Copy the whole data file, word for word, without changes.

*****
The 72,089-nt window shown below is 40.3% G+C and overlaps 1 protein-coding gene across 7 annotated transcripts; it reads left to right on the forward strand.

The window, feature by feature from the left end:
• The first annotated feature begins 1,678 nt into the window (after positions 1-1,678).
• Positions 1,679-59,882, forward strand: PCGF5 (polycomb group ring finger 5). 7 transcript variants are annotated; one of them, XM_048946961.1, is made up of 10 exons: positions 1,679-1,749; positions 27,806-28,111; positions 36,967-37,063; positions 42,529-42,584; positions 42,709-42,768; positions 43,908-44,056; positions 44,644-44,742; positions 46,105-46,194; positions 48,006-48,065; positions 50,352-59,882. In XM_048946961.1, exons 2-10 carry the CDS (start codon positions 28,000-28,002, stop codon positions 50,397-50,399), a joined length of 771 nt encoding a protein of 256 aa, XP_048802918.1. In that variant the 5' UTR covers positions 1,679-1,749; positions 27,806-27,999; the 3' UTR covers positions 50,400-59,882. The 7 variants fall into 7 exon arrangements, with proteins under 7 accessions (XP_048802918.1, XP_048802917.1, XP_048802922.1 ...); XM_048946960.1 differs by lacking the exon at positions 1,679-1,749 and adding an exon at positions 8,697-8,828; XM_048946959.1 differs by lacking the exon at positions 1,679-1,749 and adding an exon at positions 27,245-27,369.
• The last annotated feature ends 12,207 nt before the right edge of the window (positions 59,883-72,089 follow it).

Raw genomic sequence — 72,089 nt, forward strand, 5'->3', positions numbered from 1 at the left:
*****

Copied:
The 72,089-nt window shown below is 40.3% G+C and overlaps 1 protein-coding gene across 7 annotated transcripts; it reads left to right on the forward strand.

The window, feature by feature from the left end:
• The first annotated feature begins 1,678 nt into the window (after positions 1-1,678).
• Positions 1,679-59,882, forward strand: PCGF5 (polycomb group ring finger 5). 7 transcript variants are annotated; one of them, XM_048946961.1, is made up of 10 exons: positions 1,679-1,749; positions 27,806-28,111; positions 36,967-37,063; positions 42,529-42,584; positions 42,709-42,768; positions 43,908-44,056; positions 44,644-44,742; positions 46,105-46,194; positions 48,006-48,065; positions 50,352-59,882. In XM_048946961.1, exons 2-10 carry the CDS (start codon positions 28,000-28,002, stop codon positions 50,397-50,399), a joined length of 771 nt encoding a protein of 256 aa, XP_048802918.1. In that variant the 5' UTR covers positions 1,679-1,749; positions 27,806-27,999; the 3' UTR covers positions 50,400-59,882. The 7 variants fall into 7 exon arrangements, with proteins under 7 accessions (XP_048802918.1, XP_048802917.1, XP_048802922.1 ...); XM_048946960.1 differs by lacking the exon at positions 1,679-1,749 and adding an exon at positions 8,697-8,828; XM_048946959.1 differs by lacking the exon at positions 1,679-1,749 and adding an exon at positions 27,245-27,369.
• The last annotated feature ends 12,207 nt before the right edge of the window (positions 59,883-72,089 follow it).

Raw genomic sequence — 72,089 nt, forward strand, 5'->3', positions numbered from 1 at the left: